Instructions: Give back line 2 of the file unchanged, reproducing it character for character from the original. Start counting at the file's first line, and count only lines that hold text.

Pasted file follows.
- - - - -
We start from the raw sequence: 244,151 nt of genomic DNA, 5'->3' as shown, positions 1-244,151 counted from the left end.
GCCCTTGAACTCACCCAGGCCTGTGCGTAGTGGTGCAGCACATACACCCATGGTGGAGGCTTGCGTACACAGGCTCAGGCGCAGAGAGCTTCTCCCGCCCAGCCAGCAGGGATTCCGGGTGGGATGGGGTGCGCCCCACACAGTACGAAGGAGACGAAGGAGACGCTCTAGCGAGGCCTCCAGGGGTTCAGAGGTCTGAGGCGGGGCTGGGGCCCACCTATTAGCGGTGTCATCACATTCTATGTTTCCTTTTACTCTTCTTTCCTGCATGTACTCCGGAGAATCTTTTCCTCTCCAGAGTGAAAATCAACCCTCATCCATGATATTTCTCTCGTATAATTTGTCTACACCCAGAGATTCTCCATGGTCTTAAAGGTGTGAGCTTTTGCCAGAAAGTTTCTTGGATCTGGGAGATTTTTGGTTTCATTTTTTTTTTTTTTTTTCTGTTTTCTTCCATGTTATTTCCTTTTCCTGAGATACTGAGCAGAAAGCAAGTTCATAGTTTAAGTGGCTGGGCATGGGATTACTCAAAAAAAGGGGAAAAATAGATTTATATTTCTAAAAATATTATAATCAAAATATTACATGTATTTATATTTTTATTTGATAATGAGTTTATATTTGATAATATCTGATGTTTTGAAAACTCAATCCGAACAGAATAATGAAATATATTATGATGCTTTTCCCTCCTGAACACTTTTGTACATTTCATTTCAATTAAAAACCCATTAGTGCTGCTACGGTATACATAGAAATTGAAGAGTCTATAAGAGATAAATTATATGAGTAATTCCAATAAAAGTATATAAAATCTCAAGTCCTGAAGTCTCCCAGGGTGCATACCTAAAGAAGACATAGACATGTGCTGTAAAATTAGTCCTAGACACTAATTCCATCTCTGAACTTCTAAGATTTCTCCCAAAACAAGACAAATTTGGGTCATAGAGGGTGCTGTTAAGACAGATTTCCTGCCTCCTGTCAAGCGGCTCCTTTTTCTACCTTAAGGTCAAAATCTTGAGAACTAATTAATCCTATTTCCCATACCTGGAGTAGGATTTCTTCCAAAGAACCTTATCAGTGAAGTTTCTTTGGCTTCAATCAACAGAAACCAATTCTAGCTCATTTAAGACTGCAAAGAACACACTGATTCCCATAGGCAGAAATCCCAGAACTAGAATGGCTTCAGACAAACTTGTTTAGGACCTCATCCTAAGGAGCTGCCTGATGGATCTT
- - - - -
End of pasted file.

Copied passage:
GCCCTTGAACTCACCCAGGCCTGTGCGTAGTGGTGCAGCACATACACCCATGGTGGAGGCTTGCGTACACAGGCTCAGGCGCAGAGAGCTTCTCCCGCCCAGCCAGCAGGGATTCCGGGTGGGATGGGGTGCGCCCCACACAGTACGAAGGAGACGAAGGAGACGCTCTAGCGAGGCCTCCAGGGGTTCAGAGGTCTGAGGCGGGGCTGGGGCCCACCTATTAGCGGTGTCATCACATTCTATGTTTCCTTTTACTCTTCTTTCCTGCATGTACTCCGGAGAATCTTTTCCTCTCCAGAGTGAAAATCAACCCTCATCCATGATATTTCTCTCGTATAATTTGTCTACACCCAGAGATTCTCCATGGTCTTAAAGGTGTGAGCTTTTGCCAGAAAGTTTCTTGGATCTGGGAGATTTTTGGTTTCATTTTTTTTTTTTTTTTTCTGTTTTCTTCCATGTTATTTCCTTTTCCTGAGATACTGAGCAGAAAGCAAGTTCATAGTTTAAGTGGCTGGGCATGGGATTACTCAAAAAAAGGGGAAAAATAGATTTATATTTCTAAAAATATTATAATCAAAATATTACATGTATTTATATTTTTATTTGATAATGAGTTTATATTTGATAATATCTGATGTTTTGAAAACTCAATCCGAACAGAATAATGAAATATATTATGATGCTTTTCCCTCCTGAACACTTTTGTACATTTCATTTCAATTAAAAACCCATTAGTGCTGCTACGGTATACATAGAAATTGAAGAGTCTATAAGAGATAAATTATATGAGTAATTCCAATAAAAGTATATAAAATCTCAAGTCCTGAAGTCTCCCAGGGTGCATACCTAAAGAAGACATAGACATGTGCTGTAAAATTAGTCCTAGACACTAATTCCATCTCTGAACTTCTAAGATTTCTCCCAAAACAAGACAAATTTGGGTCATAGAGGGTGCTGTTAAGACAGATTTCCTGCCTCCTGTCAAGCGGCTCCTTTTTCTACCTTAAGGTCAAAATCTTGAGAACTAATTAATCCTATTTCCCATACCTGGAGTAGGATTTCTTCCAAAGAACCTTATCAGTGAAGTTTCTTTGGCTTCAATCAACAGAAACCAATTCTAGCTCATTTAAGACTGCAAAGAACACACTGATTCCCATAGGCAGAAATCCCAGAACTAGAATGGCTTCAGACAAACTTGTTTAGGACCTCATCCTAAGGAGCTGCCTGATGGATCTT